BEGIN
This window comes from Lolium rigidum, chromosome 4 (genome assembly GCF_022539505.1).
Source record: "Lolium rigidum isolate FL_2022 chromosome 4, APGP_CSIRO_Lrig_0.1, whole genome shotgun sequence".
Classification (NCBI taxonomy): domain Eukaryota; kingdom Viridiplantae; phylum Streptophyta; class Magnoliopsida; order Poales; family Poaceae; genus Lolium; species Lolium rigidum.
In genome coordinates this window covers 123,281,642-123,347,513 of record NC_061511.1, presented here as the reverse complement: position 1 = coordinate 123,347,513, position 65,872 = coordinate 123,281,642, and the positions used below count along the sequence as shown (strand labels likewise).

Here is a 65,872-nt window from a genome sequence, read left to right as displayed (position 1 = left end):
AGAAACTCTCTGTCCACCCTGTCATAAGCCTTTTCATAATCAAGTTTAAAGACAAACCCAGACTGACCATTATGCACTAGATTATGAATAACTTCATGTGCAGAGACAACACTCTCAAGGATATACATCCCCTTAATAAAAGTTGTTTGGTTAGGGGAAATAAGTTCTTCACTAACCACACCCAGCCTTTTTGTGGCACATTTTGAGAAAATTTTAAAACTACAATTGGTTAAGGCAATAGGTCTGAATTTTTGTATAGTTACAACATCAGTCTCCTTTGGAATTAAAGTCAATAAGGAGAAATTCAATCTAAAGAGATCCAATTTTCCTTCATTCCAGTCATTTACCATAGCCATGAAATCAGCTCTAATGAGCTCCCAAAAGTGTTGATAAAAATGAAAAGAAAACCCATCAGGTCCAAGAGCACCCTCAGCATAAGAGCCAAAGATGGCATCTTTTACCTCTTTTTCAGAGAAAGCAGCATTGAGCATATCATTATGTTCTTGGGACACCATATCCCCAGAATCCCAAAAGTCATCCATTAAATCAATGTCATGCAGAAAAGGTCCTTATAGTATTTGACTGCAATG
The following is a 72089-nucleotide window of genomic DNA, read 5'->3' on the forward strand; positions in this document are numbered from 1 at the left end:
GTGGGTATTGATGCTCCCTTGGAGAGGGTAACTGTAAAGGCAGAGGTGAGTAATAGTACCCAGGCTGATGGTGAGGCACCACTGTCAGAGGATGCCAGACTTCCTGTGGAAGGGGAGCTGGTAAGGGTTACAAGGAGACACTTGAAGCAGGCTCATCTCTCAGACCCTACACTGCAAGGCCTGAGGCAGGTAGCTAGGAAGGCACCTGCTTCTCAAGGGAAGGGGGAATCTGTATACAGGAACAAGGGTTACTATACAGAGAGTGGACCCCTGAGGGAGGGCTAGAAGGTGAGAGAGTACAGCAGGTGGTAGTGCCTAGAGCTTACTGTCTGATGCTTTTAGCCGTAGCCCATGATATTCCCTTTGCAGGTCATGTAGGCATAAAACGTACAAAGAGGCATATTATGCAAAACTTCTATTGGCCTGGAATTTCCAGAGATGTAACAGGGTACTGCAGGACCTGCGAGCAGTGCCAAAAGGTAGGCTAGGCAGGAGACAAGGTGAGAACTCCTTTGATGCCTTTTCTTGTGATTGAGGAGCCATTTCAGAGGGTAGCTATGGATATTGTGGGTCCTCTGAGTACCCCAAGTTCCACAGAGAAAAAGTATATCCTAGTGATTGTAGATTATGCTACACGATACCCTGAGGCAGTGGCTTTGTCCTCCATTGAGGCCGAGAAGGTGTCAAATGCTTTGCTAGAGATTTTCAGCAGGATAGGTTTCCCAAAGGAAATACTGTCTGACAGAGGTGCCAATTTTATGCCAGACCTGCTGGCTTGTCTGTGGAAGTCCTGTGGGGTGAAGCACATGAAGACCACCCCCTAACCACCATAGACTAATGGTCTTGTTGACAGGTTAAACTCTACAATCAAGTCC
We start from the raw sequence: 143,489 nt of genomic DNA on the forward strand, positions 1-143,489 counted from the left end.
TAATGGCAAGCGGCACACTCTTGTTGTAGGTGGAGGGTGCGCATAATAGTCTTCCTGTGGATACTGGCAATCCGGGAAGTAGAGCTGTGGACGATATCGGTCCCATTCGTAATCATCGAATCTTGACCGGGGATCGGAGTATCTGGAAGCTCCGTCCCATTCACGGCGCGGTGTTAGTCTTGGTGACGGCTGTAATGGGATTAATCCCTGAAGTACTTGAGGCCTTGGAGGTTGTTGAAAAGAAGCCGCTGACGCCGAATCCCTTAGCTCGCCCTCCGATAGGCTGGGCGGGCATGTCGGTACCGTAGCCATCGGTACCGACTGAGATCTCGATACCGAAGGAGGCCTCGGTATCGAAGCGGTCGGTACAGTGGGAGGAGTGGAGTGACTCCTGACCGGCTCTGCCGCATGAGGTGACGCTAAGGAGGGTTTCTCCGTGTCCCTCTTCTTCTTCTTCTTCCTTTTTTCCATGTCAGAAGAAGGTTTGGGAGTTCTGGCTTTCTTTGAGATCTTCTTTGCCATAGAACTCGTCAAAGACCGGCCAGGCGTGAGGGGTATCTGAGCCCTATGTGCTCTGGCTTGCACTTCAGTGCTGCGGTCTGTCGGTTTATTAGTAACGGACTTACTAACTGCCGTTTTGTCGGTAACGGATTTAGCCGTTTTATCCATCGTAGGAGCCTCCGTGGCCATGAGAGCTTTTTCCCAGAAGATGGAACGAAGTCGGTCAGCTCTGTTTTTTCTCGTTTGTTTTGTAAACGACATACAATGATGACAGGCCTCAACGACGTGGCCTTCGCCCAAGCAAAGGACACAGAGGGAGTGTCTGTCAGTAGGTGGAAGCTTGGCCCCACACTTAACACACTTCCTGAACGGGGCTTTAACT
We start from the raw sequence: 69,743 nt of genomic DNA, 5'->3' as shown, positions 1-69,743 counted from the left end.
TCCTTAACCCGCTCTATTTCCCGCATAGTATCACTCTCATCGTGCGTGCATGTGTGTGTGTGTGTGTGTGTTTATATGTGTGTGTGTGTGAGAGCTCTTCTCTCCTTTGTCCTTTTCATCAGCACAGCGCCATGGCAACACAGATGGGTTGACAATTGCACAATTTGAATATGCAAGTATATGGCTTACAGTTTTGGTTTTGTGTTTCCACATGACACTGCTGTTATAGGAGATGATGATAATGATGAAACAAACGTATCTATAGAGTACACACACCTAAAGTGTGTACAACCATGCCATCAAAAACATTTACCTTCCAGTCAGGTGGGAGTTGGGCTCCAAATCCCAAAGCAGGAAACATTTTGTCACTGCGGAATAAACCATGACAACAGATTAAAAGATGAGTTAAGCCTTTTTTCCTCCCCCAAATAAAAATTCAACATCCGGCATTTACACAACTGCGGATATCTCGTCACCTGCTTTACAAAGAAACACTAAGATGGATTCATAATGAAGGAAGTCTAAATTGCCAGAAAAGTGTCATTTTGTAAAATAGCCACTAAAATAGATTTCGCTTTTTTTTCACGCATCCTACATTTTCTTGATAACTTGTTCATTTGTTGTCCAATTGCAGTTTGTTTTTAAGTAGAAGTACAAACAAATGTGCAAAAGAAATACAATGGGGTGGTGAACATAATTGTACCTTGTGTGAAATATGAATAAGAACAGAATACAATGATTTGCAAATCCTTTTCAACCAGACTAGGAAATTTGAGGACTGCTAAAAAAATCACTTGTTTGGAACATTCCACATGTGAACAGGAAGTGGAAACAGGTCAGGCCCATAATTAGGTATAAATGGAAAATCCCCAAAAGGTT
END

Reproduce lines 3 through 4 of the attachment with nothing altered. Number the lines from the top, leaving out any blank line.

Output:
Classification (NCBI taxonomy): domain Eukaryota; kingdom Viridiplantae; phylum Streptophyta; class Magnoliopsida; order Poales; family Poaceae; genus Lolium; species Lolium rigidum.
In genome coordinates this window covers 123,281,642-123,347,513 of record NC_061511.1, presented here as the reverse complement: position 1 = coordinate 123,347,513, position 65,872 = coordinate 123,281,642, and the positions used below count along the sequence as shown (strand labels likewise).